Blown-In Insulation

Blown-in insulation (Figure

3- 10) is a loose-fill insulating material, typically fiberglass, rock wool, or cellulose (see Figure 3-9 Loose-fill insulation. Loose-Fill Insulation). The insu­lation material is blown under pneumatic pressure into the spaces between joists and wall studs in an existing structure. Water vapor retarders are applied first and are available in the form of a moisture-resistant, spray-on paint. Blown-in insulation is most commonly used to insulate interior walls, especially in existing structures. Blown-in insulation also can be used in new construction, but the wall cavities first must be covered with tempo­rary containment sheeting to hold insulation in place. The insulation is then blown into the wall cavities, and the studs are covered with the appropriate finishing material.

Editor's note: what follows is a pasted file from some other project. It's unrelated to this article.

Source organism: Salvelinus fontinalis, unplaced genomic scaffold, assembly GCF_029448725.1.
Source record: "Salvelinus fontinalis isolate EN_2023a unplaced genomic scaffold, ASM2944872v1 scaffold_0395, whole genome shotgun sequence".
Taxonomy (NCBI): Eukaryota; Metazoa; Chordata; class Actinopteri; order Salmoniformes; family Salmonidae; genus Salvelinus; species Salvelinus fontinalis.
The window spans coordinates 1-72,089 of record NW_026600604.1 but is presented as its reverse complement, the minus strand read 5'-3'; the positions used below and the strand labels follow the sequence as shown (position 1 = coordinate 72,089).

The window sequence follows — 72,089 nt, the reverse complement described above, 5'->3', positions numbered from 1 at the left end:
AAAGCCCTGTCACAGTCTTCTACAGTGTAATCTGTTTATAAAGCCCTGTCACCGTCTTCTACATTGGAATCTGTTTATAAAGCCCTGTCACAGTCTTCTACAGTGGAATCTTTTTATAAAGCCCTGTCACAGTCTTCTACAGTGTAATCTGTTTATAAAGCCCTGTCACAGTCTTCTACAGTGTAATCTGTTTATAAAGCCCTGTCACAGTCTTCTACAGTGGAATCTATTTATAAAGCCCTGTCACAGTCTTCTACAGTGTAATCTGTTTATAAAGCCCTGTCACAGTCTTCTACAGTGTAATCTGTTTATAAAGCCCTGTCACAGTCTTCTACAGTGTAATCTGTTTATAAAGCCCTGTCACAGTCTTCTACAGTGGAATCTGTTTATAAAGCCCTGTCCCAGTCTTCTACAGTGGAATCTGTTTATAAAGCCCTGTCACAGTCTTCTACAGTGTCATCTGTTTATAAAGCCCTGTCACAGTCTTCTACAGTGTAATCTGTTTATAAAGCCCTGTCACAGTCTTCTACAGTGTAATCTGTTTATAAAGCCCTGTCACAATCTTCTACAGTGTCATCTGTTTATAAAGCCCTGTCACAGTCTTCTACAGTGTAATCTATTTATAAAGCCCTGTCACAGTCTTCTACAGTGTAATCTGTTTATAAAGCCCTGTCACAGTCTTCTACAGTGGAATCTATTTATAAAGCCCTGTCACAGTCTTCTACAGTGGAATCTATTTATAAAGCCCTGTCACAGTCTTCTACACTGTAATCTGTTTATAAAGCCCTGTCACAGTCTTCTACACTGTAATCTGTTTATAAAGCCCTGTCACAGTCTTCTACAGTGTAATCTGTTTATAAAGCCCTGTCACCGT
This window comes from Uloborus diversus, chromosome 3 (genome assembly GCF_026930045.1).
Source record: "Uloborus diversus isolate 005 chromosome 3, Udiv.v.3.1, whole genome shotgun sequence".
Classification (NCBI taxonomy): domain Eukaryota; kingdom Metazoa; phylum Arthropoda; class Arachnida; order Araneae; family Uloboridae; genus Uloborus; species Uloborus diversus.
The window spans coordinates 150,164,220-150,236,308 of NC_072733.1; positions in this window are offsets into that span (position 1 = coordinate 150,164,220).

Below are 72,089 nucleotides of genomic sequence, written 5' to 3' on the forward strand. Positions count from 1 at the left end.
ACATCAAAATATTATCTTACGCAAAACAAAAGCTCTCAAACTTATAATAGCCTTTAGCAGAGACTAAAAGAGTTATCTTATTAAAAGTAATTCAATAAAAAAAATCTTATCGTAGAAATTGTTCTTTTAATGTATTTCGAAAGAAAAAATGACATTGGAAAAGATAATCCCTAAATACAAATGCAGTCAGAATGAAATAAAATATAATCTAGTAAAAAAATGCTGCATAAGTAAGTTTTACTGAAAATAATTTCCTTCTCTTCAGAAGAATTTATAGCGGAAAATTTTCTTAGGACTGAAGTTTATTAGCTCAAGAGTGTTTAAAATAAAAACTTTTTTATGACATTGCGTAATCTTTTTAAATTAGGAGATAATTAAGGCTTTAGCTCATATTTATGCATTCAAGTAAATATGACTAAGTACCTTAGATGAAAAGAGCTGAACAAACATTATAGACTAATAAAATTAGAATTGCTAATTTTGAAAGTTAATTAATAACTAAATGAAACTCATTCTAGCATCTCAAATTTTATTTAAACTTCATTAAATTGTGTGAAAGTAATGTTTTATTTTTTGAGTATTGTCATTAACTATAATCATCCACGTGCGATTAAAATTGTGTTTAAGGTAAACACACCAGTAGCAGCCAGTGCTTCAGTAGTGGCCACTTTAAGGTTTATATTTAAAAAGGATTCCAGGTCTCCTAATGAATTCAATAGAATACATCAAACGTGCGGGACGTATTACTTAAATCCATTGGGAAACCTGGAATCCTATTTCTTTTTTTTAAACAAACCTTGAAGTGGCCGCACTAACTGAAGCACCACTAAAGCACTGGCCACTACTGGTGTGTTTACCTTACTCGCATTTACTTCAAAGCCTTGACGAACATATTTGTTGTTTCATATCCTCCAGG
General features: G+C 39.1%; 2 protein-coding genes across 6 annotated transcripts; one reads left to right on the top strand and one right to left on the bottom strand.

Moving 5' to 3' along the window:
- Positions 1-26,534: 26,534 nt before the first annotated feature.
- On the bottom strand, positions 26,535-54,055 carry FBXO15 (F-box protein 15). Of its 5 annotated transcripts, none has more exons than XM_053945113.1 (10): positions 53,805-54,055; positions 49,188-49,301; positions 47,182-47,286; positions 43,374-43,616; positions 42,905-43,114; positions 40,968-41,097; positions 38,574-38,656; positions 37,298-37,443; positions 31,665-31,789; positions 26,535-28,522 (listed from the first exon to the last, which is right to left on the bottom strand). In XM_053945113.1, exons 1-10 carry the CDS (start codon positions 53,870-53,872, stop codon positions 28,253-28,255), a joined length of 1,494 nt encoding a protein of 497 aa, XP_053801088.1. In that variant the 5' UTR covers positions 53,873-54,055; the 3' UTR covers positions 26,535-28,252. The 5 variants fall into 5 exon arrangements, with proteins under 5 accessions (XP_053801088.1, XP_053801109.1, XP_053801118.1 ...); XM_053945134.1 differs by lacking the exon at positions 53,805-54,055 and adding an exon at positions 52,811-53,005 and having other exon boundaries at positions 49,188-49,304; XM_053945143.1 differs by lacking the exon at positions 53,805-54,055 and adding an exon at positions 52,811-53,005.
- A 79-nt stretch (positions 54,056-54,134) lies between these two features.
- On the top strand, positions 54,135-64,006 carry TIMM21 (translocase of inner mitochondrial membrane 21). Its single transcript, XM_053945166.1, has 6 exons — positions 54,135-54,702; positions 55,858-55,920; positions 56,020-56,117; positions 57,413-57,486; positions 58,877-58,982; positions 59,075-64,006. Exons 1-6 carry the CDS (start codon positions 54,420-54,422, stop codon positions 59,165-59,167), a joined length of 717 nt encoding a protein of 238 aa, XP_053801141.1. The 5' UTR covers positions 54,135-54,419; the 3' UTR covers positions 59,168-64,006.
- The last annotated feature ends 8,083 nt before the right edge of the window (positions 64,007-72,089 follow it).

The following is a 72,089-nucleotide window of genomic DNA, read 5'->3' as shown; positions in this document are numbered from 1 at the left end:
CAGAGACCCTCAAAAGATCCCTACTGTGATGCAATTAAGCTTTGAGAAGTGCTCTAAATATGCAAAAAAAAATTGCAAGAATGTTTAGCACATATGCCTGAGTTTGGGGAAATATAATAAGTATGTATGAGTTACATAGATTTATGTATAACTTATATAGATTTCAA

Table 3-4 Loose-Fill Insulation R-Values

Type of Loose-Fill Insulation

R-Value per Inch Thickness of Insulation

Fiberglass loose fill insulation

R-2.3 to R-2.7

Rock wool loose-fill insulation

R-2. to R-3.0

Cellulose loose-fill insulation

R-3.4 to R-3.7





Figure 3-10 Blown-in insulation.

figure 3-10 blown-in insulation.

Because special equipment must be used for its applica­tion, blown-in insulation should be applied by individ­uals trained in its use.

Posted in Audel HVAC Fundamentals Volume 1 Heating Systems, Furnaces, and Boilers